Gerald Almy: How to fight a tarpon
If you like your fishing laid-back and mellow, rod-in-forked-stick style, don’t go after tarpon. Few other kinds of fishing are as mentally intense or physically exhausting as hooking and battling these muscular 50-150 pound silver fish on lines and tippets testing 12-20 pounds. On the other hand, few other kinds of angling are as fulfilling.
One of the most appealing fish to go after if you head south for a break from winter this year is the tarpon. These silver gamefish can weigh over 100 pounds, and most experienced anglers would rate catching one on a fly as the ultimate fishing experience.
There are many things you should learn before you book a trip and head to the Florida Keys, Costa Rica or another destination to catch this challenging quarry. And actually, some tarpon are caught in Virginia’s saltwater fisheries each year when waters warm up, so these tips will be valid for our home waters as well.
Learning to cast a heavy fly 60 feet in the teeth of a wind, choosing the right pattern, finding fish, seeing their hulking gray forms cruising up to six feet deep through the glare of the sun, leading them just the right distance with your fly…. those are all worthy skills to master.
But for this column, let’s focus on how to land a tarpon with a quick victory once you connect with a firm hook set. Most of these techniques are also useful if you decide to fish with lures or bait and spin tackle.
To succeed, you must fight the fish aggressively, yet intelligently. Sheer muscle won’t do the trick. You’ll just break the leader. You must, instead, combine application of the maximum force the line will bear with a fighting strategy that constantly counters what the tarpon wants to do. Confuse the fish and you’ll be able to land it quickly and release it in a healthy condition.
“Start off with a good hook set,” says veteran flats guide Mike Vaughn, past president of the Marathon Guides Association and secretary of the Florida Keys Guides Association. “But don’t strike too quickly or you might pull the fly out of its mouth. Hesitate one to two seconds after you see him take it.”
“After the tarpon comes tight on the line, set up as if you were double-hauling, using a series of jabs. Pull back with the rod hand, down and forward with the line in the other hand. Hammer the fly in there.”
Chances are you will have extra fly line on the deck when you hook a fish. The first thing you must do is clear that line. Hold the rod high so it can feed smoothly through the guides and you can get the fish on the reel.
At this point some fish will streak towards Cuba and others may sulk deep. The majority, though, will react a third way. They’ll explode violently on the surface. That’s the next key point in the battle.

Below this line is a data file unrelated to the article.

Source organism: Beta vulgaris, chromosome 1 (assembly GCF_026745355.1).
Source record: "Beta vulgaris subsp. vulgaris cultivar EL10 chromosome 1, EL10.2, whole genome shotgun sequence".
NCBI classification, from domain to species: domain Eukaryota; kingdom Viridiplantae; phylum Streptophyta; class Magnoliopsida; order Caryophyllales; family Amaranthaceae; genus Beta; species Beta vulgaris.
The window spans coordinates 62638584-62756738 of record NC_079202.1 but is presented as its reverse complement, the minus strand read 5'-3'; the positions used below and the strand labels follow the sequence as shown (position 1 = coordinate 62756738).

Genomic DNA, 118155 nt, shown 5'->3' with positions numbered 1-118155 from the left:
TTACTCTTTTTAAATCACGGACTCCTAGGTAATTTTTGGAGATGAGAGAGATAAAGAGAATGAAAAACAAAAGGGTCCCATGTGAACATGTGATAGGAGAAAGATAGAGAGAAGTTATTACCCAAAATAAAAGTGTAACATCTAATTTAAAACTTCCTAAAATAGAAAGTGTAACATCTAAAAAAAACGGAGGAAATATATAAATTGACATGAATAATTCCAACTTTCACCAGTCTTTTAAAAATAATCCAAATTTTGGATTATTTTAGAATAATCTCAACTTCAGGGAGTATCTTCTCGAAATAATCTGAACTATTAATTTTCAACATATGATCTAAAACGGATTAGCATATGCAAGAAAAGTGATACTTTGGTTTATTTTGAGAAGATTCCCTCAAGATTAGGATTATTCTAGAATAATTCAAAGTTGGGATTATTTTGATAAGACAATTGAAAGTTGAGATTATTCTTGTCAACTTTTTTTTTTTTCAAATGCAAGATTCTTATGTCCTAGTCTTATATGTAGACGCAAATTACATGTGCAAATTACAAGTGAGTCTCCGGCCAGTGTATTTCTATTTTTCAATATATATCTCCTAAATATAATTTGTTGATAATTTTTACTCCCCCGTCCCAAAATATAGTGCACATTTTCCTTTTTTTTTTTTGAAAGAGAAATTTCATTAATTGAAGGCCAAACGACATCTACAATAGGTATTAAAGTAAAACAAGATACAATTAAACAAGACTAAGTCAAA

“A 100-pound tarpon weighs only about 10 pounds in the water,” says Vaughn. “But when he comes out, he weighs his full 100 pounds. You must bow to him with the rod and your body or he’ll snap a 15-pound tippet-like thread. As soon as he starts to come out of the water, lean forward, bend at the waist and give all the controlled slack you can. When he falls back in, immediately come up tight again.”
Pumping is the only way to tire a tarpon. When the fish lunges or streaks away, let him have free rein. Whenever he eases up, apply pressure to him. “Always pull the opposite way from the direction the fish wants to go,” counsels Vaughn.
If you lighten the pressure, the fish will rest and the battle will be prolonged. That’s not only tiring to you, it wears the fish out more, reducing chances for releasing the fish in good condition. Similarly, if you give a tarpon a chance to gulp air, his stamina increases and the battle drags on.
“Put your rod tip low, even in the water, if he tries this. Pull him down when he tries to get air. If he does gulp oxygen, pressure him and make him burp it out.”
When you’re forcing a tarpon constantly, never letting him rest, always confusing him by turning him one way when he tries to go another, keeping him from gulping air and giving slack line only during jumps, you are close to victory.
Pump as hard as the line or tippet will stand, don’t let the fish rest and you’ll eventually achieve it.
Then release him and collapse on the deck with a cold soda or bottled water. You’ll need it.
Award-winning outdoors writer Gerald Almy is a Maurertown resident.